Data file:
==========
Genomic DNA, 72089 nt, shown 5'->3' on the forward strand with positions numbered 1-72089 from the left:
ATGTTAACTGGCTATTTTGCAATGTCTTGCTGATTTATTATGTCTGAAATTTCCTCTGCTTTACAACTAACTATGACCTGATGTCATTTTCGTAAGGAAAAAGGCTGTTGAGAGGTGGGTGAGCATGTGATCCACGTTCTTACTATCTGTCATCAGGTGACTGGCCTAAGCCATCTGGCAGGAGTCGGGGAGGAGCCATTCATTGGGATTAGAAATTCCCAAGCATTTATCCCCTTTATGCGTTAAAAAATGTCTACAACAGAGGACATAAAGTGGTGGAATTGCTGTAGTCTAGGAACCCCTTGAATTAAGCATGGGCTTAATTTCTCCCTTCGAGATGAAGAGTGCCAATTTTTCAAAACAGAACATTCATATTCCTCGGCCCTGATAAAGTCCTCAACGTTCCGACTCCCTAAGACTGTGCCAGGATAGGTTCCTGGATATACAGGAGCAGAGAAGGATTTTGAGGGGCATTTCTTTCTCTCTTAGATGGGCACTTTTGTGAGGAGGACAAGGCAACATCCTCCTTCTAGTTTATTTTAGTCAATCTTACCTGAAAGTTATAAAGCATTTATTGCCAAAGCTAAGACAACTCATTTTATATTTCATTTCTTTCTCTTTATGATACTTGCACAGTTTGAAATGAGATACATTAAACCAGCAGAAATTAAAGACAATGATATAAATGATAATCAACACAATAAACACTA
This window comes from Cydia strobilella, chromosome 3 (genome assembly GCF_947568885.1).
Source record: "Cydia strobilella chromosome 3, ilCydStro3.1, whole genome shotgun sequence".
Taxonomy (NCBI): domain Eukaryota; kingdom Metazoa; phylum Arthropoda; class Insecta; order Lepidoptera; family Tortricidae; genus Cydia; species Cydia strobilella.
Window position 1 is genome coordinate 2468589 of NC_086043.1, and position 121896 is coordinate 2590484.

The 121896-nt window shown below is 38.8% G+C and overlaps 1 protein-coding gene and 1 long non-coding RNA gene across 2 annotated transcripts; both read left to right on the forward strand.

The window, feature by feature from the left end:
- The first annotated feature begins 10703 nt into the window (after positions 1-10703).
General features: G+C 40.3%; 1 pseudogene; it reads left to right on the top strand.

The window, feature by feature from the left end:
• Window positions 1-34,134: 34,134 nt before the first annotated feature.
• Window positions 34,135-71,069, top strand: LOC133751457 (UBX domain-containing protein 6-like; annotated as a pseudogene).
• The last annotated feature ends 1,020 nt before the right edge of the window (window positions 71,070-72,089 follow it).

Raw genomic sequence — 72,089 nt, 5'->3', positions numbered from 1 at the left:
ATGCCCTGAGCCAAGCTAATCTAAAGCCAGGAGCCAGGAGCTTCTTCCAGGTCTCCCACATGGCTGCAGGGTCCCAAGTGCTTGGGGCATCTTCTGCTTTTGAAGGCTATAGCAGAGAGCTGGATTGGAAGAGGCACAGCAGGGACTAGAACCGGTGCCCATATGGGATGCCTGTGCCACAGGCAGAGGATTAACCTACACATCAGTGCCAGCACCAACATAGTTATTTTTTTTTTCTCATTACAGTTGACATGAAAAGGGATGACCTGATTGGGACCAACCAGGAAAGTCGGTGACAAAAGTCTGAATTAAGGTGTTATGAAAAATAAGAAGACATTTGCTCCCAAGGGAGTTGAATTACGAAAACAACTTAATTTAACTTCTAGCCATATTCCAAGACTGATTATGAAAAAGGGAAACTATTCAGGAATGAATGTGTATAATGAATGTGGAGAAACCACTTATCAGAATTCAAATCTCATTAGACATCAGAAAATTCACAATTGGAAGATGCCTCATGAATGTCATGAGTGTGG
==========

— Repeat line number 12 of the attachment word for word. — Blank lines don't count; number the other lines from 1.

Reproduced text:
• Window positions 1-34,134: 34,134 nt before the first annotated feature.